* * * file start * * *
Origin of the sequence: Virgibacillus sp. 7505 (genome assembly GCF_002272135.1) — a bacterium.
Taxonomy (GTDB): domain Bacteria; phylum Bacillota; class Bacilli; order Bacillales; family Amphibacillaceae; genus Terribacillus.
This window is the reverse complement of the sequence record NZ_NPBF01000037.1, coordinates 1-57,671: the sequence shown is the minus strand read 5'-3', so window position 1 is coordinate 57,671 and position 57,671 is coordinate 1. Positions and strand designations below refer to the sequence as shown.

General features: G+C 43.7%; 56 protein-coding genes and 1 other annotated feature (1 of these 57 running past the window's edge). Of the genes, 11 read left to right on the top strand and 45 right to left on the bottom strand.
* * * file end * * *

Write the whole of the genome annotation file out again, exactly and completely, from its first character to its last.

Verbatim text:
Origin of the sequence: Virgibacillus sp. 7505 (genome assembly GCF_002272135.1) — a bacterium.
Taxonomy (GTDB): domain Bacteria; phylum Bacillota; class Bacilli; order Bacillales; family Amphibacillaceae; genus Terribacillus.
This window is the reverse complement of the sequence record NZ_NPBF01000037.1, coordinates 1-57,671: the sequence shown is the minus strand read 5'-3', so window position 1 is coordinate 57,671 and position 57,671 is coordinate 1. Positions and strand designations below refer to the sequence as shown.

General features: G+C 43.7%; 56 protein-coding genes and 1 other annotated feature (1 of these 57 running past the window's edge). Of the genes, 11 read left to right on the top strand and 45 right to left on the bottom strand.